Vancouver’s On-Road Bicycle System

April 3rd, 2010

I recently moved to Vancouver, the largest city in British Columbia, Canada, and spent 18 months there. At first, I was a bit disappointed by its lack of cycling infrastructure. I had come from Canberra, Australia, and was used to its extensive off-road bike path system, which there seemed to be no direct analog in the Pacific Northwest city.

But it dawned on me that Vancouver has its own bicycle network, with a hugely different philosophy to what I was used to. It was an on-road system, and a bit hidden if you didn’t know about it. Once discovered, however, I quickly realised what a great system it was.

The greater Vancouver area has a population of about 3 million people, and about the same number of cars. The city was largely built during the mid 20th century, when cars were the only answer to the transportation question. Driving from one end of Vancouver to the other can be an exercise in frustration, gridlock, endless red lights, narrow lanes and tired, intolerant drivers. Taking a bicycle on any of the main roads that go North-South or East-West would be a life-threatening experience.

So for my first few months in Vancouver, I didn’t ride long distances within the city. It was simply too dangerous.

Every now and then, I caught hints that there may be more to cycling in Vancouver. There were cyclist around, an occasional signpost, and finally a bike shop with a free cycle map.

What I discovered is an extensive, almost comprehensive on-road cycle system using a clever variety of techniques to make the cyclist’s journey safe.

Vancouver’s road system, like many North American cities, is built in a grid system. The majority of roads go North-South and East-West. Roads are spaced at regular intervals apart, with major roads every mile, and more minor roads between them.

Vancouver Bike map

Vancouver Bicycle Network - the dark green lines are major bicycle routes, the pale green lines are alternative bicycle routes, and the orange roads are major car traffic routes. Clickety-click for bigger pics.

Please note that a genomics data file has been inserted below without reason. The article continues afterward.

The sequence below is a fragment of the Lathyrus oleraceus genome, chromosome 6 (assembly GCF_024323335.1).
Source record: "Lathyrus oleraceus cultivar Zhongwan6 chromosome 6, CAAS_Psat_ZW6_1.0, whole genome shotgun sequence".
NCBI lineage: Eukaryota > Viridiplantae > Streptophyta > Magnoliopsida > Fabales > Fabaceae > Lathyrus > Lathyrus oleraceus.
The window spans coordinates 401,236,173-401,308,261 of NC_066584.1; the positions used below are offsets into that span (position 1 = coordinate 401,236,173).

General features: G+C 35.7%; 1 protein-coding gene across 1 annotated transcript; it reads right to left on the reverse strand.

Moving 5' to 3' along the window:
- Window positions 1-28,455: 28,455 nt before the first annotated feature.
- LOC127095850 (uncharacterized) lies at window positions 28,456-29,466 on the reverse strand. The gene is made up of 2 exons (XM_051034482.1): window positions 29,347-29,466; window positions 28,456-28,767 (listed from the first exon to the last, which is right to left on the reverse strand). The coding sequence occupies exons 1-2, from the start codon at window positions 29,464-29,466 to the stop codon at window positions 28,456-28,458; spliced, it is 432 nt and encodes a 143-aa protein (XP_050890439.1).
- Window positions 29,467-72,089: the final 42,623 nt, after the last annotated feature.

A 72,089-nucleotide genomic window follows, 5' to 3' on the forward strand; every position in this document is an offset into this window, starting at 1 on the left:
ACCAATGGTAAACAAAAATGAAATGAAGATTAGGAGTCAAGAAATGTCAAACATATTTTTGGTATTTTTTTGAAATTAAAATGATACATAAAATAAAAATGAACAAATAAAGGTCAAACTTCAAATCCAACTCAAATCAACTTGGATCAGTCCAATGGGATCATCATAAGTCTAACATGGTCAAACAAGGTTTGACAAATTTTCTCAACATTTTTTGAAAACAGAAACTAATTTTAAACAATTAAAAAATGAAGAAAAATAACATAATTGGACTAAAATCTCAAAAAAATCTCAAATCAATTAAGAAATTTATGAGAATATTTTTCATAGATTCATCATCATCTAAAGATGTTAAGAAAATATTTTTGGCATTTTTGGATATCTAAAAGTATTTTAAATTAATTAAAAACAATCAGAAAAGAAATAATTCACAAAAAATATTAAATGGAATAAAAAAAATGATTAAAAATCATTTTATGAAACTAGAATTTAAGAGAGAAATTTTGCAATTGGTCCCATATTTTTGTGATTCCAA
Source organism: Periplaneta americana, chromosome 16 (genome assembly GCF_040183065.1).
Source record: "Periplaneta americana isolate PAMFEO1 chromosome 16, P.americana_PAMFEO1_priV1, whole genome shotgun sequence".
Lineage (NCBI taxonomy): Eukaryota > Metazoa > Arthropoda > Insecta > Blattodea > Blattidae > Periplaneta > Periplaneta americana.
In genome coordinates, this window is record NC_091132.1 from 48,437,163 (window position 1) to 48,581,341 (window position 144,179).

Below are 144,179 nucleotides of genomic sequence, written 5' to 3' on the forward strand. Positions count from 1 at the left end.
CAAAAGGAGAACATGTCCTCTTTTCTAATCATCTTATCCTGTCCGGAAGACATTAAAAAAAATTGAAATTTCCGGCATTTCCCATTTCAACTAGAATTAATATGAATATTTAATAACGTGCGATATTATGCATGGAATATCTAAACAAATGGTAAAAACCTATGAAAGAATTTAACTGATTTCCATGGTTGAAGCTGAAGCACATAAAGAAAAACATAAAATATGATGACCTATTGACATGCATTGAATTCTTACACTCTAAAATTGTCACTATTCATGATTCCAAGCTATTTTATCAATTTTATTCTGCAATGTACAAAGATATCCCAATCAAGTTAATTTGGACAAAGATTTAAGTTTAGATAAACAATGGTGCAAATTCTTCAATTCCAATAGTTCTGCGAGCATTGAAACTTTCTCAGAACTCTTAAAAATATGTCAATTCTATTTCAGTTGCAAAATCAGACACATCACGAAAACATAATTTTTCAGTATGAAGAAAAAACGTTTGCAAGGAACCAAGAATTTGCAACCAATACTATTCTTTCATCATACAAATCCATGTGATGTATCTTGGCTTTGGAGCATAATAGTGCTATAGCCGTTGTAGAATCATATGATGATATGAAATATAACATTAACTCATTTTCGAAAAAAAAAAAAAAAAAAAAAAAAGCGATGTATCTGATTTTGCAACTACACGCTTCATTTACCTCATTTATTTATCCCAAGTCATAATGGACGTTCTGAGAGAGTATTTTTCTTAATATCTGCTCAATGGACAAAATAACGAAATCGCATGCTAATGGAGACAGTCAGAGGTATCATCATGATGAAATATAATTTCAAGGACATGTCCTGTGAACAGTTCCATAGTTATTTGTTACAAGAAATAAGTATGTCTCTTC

Riding a bike along almost any of the major roads is unpleasant and dangerous. What the city has done is to dedicate many of the secondary roads as bicycle ways. Car traffic is still allowed on these roads, but through traffic is discouraged using a variety of techniques. What we end up with is a system of quiet, safe bicycle ways that traverse the city in all directions. A cyclist can get from almost anywhere in Vancouver to anywhere else using this grid system.

What follows is a photo essay showing the traffic calming techniques used to create Vancouver’s bicycle system.

Our journey starts in Richmond, across the Fraser River from Vancouver.

Richmond bicycle lane

A bicycle lane along Railway Avenue in Richmond, clearly marked and clear of parked cars.

Bicycle lane barriers

As Railway Avenue curves and becomes Granville Avenue, cars may be tempted to cut the corner and cross into the bicycle lane. The city has put pylons up to stop cars from encroaching into the bicycle lane.

Bicycle sensor

At traffic lights, bikes usually don't have enough metallic mass to trigger the sensor to change the lights. Many of the intersections in Vancouver have special sensors that can detect the presence of a bike, and trigger the traffic lights to change. A sign shows where to position your bike.

Sensor built into the road to detect bike

And here is the position top put your bicycle to trigger the sensor to change the traffic lights.

Canada Line bridge and bicycle path

To get from Richmond to Vancouver, we must cross the Fraser River. A new bridge has been built to carry the new Skytrain, Vancouver's automated light rail.

Canada Line bridge and bicycle path

Under the rail line, there is a purpose-built bicycle lane, well lit, clean and even partially under cover.

Recumbent Bike on the North Arm bridge

Within days of opening, the North Arm bridge became a major bicycle thouroughfare. It is by far the safest way to cross the Fraser River, as it was built with bicycles in mind, and carries no cars.

Bump sign

Only in Canada would you expect a bump to be signposted!

Ramp to North Arm bridge

The bicycle path across the river was no afterthought. This pic shows the extensive ramp allowing bicycles an easy inline to the top of the bridge. There is still a lot of construction at the base of the bridge.